In lieu of an abstract, here is a brief excerpt of the content:

  • Managing Reproductive Pluralism: The Case for Decentralized Governance
  • James W. Fossett (bio)

When bioethicists look for solutions to complex problems, they tend to look for single standards and national institutions. Both liberal and conservative bioethicists have pressed for national standards administered by federal agencies across a wide variety of issues ranging from research ethics and assisted reproduction to the governance and financing of stem cell research. Nowhere is this bias clearer than in discussions of reproductive issues, broadly defined. Fukuyama and Furger’s report is only the latest in a long series of proposals that call for a national reproductive policy similar to that managed in the United Kingdom by the British Human Fertilization and Embryology Authority (HFEA). A single set of national rules governing reproductive matters, it has been widely argued, would provide for greater administrative efficiency, consistency, and quality of services, and avoid the “patchwork” of oversight by professional groups, sporadic state regulation, and significant deference to individual consumer choice that typifies current governance of reproduction.

In fact, any attempt to set national reproductive policy, no matter how reasonable its bioethical premises, is both politically unachievable and substantively unwise. The inability of the national government to establish a coherent reproductive policy is not the result of “political failure,” as Fukuyama and Furger would have it, but rather of profound disagreement among members of the general public, advocacy groups, policy-makers, and bioethicists about the moral status of the embryo, the right of women to control their own bodies, the appropriateness [End Page 20] of selling oocytes and of federal funding for stem cell research, the utility of state regulation of medical practice, and a variety of other complex and controversial issues that a national reproductive policy would have to address. Given the extreme diversity of views about these issues, enactment of any coherent national reproductive policy seems unlikely. Attempts to force a national consensus where none now exists are almost certain to fail; worse, they will waste precious time on the national agenda without resolving the ethical dilemmas that currently divide us. The existing decentralized decision-making structure for public bioethical issues allows for multiple outcomes and better represents our conflicting and diverse views about reproduction.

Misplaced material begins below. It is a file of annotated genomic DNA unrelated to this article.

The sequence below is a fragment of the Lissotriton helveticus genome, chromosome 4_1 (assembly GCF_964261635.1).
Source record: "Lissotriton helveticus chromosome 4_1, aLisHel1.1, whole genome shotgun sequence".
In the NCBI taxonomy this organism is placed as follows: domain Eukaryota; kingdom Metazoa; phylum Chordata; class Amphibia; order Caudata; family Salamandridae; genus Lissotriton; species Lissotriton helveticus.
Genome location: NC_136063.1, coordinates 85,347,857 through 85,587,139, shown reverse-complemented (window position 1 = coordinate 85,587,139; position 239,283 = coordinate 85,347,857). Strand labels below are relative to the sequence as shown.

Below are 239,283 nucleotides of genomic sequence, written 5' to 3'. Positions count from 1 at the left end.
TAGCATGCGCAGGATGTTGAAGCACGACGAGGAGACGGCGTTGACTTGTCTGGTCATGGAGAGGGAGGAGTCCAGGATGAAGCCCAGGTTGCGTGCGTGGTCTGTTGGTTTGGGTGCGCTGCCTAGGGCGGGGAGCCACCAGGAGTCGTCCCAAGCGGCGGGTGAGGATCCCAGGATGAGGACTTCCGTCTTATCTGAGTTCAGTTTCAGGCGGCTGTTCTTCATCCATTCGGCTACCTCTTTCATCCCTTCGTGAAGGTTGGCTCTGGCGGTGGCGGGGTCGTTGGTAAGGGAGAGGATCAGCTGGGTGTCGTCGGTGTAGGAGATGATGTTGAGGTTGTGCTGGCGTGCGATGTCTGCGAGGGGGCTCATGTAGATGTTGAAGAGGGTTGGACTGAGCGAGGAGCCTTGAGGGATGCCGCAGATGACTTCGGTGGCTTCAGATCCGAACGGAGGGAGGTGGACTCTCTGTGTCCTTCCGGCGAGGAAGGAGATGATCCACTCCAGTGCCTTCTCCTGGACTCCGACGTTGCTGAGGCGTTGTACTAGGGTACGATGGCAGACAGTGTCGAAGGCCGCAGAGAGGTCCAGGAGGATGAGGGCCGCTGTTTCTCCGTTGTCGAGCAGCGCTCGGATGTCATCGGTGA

Federal Deadlock

A national regulatory scheme for reproductive matters is likelier to succeed in countries that, like the United Kingdom, view health care as a public commodity and have a tradition of national control over it. Patients and providers in these countries accept government regulation of virtually every kind of health care issue. In the United States, however, health care is a market commodity, and self-regulation of the practice of medicine is a longstanding tradition. With the exception of quality control regulation (which bears on the licensing of providers and oversight of drugs, devices, and research), the market and professional societies regulate medical practice. Both public and professional groups have issued guidelines for the treatment of particular conditions, but adherence to these guidelines is not compulsory.

Against this status quo, the creation of an “ethics police” to regulate any part of medicine—but especially reproductive medicine, which inherently raises controversial and divisive issues—would be such a dramatic change that it would probably fail politically. Such a proposal would attract considerable opposition, and not only from those who provide reproductive medicine. Organized medical groups outside reproductive medicine but fearful of any precedent for federal control over the details of medical practice would join the opposition. So, too, would patients who fear that their access to services would be limited. Even if passed, federal rules restricting such practices as the purchase of eggs for reproductive purposes, the number of embryos that can be implanted in each reproductive cycle, or the use of preimplantation genetic diagnosis would almost certainly be subject to repeated legal challenges. The American constitutional and administrative law frameworks are more favorable to such challenges than those of other countries, making it at least possible, if not likely, that significant features of a reproductive regulatory scheme would be overturned or substantially modified by judicial action.

Some of the specific features of such a regulatory scheme are also likely to attract controversy. Pro-life and prochoice groups alike are certain to...


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pp. 20-22
Launched on MUSE
Open Access
Archive Status
Archived 2012
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